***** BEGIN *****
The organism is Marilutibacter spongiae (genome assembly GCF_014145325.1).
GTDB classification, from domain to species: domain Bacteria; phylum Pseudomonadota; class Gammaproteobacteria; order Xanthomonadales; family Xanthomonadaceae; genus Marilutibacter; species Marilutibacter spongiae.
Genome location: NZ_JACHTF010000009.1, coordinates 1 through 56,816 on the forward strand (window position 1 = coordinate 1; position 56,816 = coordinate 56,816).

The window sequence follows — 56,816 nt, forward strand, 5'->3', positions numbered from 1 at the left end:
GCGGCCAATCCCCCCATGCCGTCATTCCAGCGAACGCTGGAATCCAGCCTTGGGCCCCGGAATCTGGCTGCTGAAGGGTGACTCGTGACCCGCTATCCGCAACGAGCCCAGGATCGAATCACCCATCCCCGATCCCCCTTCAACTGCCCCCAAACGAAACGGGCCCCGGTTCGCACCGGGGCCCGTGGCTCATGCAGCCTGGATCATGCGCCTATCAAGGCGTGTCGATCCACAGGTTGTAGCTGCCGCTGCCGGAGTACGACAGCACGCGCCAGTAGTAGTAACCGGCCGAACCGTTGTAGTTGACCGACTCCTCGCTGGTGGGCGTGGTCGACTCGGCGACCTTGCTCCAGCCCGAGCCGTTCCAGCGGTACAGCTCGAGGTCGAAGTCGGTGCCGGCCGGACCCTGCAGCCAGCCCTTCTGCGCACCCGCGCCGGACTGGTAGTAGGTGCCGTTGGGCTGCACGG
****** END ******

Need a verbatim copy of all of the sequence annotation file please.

The organism is Marilutibacter spongiae (genome assembly GCF_014145325.1).
GTDB classification, from domain to species: domain Bacteria; phylum Pseudomonadota; class Gammaproteobacteria; order Xanthomonadales; family Xanthomonadaceae; genus Marilutibacter; species Marilutibacter spongiae.
Genome location: NZ_JACHTF010000009.1, coordinates 1 through 56,816 on the forward strand (window position 1 = coordinate 1; position 56,816 = coordinate 56,816).

The window sequence follows — 56,816 nt, forward strand, 5'->3', positions numbered from 1 at the left end:
GCGGCCAATCCCCCCATGCCGTCATTCCAGCGAACGCTGGAATCCAGCCTTGGGCCCCGGAATCTGGCTGCTGAAGGGTGACTCGTGACCCGCTATCCGCAACGAGCCCAGGATCGAATCACCCATCCCCGATCCCCCTTCAACTGCCCCCAAACGAAACGGGCCCCGGTTCGCACCGGGGCCCGTGGCTCATGCAGCCTGGATCATGCGCCTATCAAGGCGTGTCGATCCACAGGTTGTAGCTGCCGCTGCCGGAGTACGACAGCACGCGCCAGTAGTAGTAACCGGCCGAACCGTTGTAGTTGACCGACTCCTCGCTGGTGGGCGTGGTCGACTCGGCGACCTTGCTCCAGCCCGAGCCGTTCCAGCGGTACAGCTCGAGGTCGAAGTCGGTGCCGGCCGGACCCTGCAGCCAGCCCTTCTGCGCACCCGCGCCGGACTGGTAGTAGGTGCCGTTGGGCTGCACGG